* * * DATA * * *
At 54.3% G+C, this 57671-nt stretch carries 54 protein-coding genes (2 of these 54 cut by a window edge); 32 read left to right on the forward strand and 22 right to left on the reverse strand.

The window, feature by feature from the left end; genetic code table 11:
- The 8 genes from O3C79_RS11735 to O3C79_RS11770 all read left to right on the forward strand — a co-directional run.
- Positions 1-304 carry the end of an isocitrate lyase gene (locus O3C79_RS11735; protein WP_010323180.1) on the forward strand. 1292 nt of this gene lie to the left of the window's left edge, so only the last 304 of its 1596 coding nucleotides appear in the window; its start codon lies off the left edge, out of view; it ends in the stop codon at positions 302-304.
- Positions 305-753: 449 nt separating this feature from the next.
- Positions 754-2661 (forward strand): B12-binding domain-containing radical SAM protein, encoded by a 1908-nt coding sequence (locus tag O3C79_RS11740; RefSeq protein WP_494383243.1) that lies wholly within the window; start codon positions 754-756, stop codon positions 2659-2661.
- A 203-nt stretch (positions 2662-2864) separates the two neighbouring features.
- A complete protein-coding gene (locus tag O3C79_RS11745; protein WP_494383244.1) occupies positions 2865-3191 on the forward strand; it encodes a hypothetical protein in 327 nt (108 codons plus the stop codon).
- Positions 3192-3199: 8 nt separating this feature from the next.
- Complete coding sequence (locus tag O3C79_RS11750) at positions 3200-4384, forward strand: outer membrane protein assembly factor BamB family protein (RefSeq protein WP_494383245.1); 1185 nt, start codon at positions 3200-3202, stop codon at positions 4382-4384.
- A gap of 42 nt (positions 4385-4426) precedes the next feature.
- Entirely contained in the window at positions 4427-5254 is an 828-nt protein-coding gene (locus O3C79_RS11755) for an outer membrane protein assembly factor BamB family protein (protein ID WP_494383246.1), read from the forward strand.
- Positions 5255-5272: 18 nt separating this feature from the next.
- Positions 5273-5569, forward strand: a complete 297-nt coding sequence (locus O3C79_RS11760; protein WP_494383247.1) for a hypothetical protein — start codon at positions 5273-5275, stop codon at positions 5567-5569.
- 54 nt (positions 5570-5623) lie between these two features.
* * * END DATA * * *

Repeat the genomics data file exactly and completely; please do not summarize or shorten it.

At 54.3% G+C, this 57671-nt stretch carries 54 protein-coding genes (2 of these 54 cut by a window edge); 32 read left to right on the forward strand and 22 right to left on the reverse strand.

The window, feature by feature from the left end; genetic code table 11:
- The 8 genes from O3C79_RS11735 to O3C79_RS11770 all read left to right on the forward strand — a co-directional run.
- Positions 1-304 carry the end of an isocitrate lyase gene (locus O3C79_RS11735; protein WP_010323180.1) on the forward strand. 1292 nt of this gene lie to the left of the window's left edge, so only the last 304 of its 1596 coding nucleotides appear in the window; its start codon lies off the left edge, out of view; it ends in the stop codon at positions 302-304.
- Positions 305-753: 449 nt separating this feature from the next.
- Positions 754-2661 (forward strand): B12-binding domain-containing radical SAM protein, encoded by a 1908-nt coding sequence (locus tag O3C79_RS11740; RefSeq protein WP_494383243.1) that lies wholly within the window; start codon positions 754-756, stop codon positions 2659-2661.
- A 203-nt stretch (positions 2662-2864) separates the two neighbouring features.
- A complete protein-coding gene (locus tag O3C79_RS11745; protein WP_494383244.1) occupies positions 2865-3191 on the forward strand; it encodes a hypothetical protein in 327 nt (108 codons plus the stop codon).
- Positions 3192-3199: 8 nt separating this feature from the next.
- Complete coding sequence (locus tag O3C79_RS11750) at positions 3200-4384, forward strand: outer membrane protein assembly factor BamB family protein (RefSeq protein WP_494383245.1); 1185 nt, start codon at positions 3200-3202, stop codon at positions 4382-4384.
- A gap of 42 nt (positions 4385-4426) precedes the next feature.
- Entirely contained in the window at positions 4427-5254 is an 828-nt protein-coding gene (locus O3C79_RS11755) for an outer membrane protein assembly factor BamB family protein (protein ID WP_494383246.1), read from the forward strand.
- Positions 5255-5272: 18 nt separating this feature from the next.
- Positions 5273-5569, forward strand: a complete 297-nt coding sequence (locus O3C79_RS11760; protein WP_494383247.1) for a hypothetical protein — start codon at positions 5273-5275, stop codon at positions 5567-5569.
- 54 nt (positions 5570-5623) lie between these two features.